The Scientists behind the Manhattan Project

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The Manhattan Project was an enormous undertaking that required the efforts of many of the world's most brilliant intellectuals. Hundreds of physicists, mathematicians, and engineers were needed to design, build, and test the world's first atomic weapon and the Unites States government did everything in its power to lure these individuals to the Manhattan Project. While many famous scientists were not directly involved in the Manhattan Project, their discoveries and years of research in the field of nuclear physics contributed greatly to our understanding of atomic energy. Below is a list of scientists whose work was essential for the development of the first atomic bomb.

Although General Leslie Groves was not a scientist, he was the head of the whole Manhattan Project and dealt with the scientists on a daily basis. His selection of J. Robert Oppenheimer to head the Los Alamos Laboratory, despite some concerns over Oppenheimer's past political views, is praised as key to the success of the project. See Early Nuclear Pioneers for biographies of early twentieth-century scientists who laid the foundation for the project.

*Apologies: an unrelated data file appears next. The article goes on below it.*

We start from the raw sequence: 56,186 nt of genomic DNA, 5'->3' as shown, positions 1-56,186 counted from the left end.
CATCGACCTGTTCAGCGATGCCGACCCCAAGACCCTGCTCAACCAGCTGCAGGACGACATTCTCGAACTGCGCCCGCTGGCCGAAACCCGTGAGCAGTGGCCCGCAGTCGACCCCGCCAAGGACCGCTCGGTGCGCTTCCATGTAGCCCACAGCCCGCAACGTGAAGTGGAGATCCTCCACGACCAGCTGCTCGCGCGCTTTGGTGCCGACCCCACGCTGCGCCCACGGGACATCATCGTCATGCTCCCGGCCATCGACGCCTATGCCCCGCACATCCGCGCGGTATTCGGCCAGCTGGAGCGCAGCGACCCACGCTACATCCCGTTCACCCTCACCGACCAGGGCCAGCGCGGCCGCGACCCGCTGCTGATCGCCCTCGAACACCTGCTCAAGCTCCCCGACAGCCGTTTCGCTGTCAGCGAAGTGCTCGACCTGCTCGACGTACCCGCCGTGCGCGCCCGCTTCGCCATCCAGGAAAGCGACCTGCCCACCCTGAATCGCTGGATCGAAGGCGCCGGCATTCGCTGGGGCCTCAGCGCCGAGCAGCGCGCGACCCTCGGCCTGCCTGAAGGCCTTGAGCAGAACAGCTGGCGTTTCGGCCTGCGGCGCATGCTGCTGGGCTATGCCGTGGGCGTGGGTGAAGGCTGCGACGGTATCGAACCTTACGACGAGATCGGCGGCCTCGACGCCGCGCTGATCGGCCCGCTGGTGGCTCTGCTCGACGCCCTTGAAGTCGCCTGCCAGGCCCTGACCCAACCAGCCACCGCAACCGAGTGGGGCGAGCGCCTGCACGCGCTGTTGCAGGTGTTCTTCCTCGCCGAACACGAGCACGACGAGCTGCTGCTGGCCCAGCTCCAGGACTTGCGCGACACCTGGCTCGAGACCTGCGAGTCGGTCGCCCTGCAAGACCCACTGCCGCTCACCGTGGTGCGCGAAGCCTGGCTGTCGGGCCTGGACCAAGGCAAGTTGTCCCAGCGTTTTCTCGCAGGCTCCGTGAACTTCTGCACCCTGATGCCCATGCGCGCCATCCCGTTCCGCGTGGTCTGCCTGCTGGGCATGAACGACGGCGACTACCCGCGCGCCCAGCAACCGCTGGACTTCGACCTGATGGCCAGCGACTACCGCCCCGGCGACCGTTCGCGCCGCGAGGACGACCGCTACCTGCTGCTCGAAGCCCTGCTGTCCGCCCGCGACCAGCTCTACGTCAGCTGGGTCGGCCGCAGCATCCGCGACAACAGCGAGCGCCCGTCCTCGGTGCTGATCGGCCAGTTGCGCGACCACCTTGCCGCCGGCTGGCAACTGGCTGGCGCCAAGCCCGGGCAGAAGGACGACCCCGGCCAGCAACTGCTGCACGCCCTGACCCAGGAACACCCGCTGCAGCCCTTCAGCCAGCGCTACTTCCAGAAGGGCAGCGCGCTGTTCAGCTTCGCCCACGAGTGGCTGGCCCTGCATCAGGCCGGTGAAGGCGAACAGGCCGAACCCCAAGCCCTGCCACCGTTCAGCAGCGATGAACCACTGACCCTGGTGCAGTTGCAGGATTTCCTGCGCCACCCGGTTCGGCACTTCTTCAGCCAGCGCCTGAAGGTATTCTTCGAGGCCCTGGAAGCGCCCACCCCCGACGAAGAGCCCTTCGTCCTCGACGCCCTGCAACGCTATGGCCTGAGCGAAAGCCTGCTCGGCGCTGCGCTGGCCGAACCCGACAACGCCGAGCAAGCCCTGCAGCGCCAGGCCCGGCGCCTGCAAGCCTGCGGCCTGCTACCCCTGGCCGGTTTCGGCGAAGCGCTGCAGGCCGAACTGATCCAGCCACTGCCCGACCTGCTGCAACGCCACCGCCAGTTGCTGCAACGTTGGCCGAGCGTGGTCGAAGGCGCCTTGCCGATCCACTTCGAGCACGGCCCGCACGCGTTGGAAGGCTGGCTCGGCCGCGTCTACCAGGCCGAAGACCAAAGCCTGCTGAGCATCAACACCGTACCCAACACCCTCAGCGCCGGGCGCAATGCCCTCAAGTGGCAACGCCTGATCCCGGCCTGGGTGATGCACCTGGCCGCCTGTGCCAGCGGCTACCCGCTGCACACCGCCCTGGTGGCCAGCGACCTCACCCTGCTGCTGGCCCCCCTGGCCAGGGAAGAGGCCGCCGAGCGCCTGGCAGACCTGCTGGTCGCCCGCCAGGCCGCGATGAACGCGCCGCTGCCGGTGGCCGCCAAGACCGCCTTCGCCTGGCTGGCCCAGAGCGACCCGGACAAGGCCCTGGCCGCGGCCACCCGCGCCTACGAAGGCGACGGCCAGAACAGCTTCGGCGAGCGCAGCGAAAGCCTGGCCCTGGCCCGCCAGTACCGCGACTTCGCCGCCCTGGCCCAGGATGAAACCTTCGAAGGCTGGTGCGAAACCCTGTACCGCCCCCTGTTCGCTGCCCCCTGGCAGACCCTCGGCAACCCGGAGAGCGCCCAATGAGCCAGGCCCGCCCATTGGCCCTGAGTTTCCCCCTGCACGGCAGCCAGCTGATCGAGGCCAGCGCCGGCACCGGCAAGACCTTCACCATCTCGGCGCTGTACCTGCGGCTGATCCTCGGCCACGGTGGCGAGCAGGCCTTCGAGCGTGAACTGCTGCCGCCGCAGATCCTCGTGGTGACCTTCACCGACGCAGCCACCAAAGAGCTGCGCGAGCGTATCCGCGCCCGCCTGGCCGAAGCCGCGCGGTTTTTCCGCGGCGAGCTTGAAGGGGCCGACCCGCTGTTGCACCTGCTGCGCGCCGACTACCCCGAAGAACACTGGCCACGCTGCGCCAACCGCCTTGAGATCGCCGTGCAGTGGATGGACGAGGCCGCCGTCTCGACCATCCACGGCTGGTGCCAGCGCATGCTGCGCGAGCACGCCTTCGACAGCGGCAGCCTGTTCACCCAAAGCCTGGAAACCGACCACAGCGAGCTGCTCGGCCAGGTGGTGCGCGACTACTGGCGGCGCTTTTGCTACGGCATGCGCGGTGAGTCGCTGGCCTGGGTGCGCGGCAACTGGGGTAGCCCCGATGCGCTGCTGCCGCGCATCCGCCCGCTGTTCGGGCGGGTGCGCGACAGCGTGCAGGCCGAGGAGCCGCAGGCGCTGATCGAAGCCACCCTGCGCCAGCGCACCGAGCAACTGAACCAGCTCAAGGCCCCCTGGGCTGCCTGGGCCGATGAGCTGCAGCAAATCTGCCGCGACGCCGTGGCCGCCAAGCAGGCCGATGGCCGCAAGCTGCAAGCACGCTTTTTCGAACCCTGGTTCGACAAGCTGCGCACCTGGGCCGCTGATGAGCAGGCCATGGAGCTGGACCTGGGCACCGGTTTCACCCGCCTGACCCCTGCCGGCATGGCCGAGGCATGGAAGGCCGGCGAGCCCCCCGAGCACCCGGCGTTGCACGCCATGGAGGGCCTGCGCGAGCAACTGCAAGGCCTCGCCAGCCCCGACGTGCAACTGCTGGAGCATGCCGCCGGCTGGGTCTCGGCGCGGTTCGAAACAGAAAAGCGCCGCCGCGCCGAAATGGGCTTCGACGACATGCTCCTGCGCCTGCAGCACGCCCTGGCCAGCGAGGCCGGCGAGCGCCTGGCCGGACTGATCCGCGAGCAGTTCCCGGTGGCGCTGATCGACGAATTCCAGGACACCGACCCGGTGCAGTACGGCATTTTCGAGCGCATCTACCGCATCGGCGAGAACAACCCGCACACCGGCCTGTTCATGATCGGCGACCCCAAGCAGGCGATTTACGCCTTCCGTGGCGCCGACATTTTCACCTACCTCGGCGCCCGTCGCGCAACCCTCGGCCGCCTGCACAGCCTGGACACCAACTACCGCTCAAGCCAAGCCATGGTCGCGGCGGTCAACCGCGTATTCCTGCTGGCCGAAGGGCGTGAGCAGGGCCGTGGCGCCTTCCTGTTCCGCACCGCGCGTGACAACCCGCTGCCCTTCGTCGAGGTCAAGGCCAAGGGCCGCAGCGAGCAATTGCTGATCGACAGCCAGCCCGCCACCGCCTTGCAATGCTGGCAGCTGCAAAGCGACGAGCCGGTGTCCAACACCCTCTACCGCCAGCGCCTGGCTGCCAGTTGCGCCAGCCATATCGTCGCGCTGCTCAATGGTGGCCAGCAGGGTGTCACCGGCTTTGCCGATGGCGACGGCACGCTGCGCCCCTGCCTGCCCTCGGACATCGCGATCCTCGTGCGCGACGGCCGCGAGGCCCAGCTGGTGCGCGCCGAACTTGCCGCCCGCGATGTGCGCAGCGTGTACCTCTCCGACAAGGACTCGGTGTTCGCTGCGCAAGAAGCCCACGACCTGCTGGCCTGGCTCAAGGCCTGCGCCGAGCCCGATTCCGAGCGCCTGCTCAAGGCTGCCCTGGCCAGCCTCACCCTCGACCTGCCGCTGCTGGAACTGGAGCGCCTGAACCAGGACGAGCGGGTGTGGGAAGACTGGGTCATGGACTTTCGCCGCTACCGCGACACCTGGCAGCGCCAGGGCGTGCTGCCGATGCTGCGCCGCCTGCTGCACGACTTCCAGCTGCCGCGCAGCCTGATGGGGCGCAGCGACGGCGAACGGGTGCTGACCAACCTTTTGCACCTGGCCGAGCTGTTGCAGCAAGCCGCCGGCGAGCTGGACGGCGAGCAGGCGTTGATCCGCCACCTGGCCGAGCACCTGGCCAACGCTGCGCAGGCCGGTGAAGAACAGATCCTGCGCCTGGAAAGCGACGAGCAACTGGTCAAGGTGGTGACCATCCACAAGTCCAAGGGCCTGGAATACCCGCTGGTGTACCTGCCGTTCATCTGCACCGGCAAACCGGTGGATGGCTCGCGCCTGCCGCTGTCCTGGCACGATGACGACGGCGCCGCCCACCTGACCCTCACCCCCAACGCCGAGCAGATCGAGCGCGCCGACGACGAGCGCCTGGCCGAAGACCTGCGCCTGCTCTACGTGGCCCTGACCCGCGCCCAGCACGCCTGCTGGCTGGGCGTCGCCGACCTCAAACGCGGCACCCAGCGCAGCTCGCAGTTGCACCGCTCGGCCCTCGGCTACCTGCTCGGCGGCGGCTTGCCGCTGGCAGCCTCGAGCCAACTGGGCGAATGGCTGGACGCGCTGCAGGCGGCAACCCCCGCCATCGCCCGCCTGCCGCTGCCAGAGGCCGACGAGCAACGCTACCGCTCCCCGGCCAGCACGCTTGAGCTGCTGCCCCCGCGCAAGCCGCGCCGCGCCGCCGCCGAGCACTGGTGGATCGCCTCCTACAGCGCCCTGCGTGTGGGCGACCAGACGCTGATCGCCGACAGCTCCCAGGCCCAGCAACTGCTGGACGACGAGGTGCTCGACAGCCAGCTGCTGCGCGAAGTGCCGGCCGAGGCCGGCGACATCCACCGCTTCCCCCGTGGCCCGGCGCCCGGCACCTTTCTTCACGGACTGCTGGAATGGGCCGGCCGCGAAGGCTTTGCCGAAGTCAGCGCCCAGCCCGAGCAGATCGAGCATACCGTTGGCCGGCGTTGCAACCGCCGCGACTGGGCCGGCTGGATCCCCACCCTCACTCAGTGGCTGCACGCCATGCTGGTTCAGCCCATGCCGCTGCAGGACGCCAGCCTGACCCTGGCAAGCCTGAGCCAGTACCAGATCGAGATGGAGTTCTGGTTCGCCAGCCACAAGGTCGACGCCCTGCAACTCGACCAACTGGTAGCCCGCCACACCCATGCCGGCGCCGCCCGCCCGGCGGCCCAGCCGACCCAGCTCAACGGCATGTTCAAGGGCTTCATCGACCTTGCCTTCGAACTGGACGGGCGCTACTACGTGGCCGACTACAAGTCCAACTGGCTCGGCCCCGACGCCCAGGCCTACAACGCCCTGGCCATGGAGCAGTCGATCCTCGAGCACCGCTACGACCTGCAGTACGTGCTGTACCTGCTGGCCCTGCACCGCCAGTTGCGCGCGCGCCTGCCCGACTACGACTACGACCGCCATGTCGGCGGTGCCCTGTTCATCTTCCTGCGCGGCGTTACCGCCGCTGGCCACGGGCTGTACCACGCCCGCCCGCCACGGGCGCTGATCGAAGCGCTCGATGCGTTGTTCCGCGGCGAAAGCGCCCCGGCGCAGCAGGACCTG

Germany's atomic bomb program failed, despite the efforts of top German scientists on the project, including Walter Bothe and Werner Karl Heisenberg.

The Fifth Solvay Conference, held in 1927, depicts 29 of the world's most famous scientists in one picture. Albert Einstein (middle), Marie Curie (left) and quantum scientist Niels Bohr (right) are just a few of the scientists whose work laid the foundations for the Manhattan Project. Photo Credit: Forri Farg
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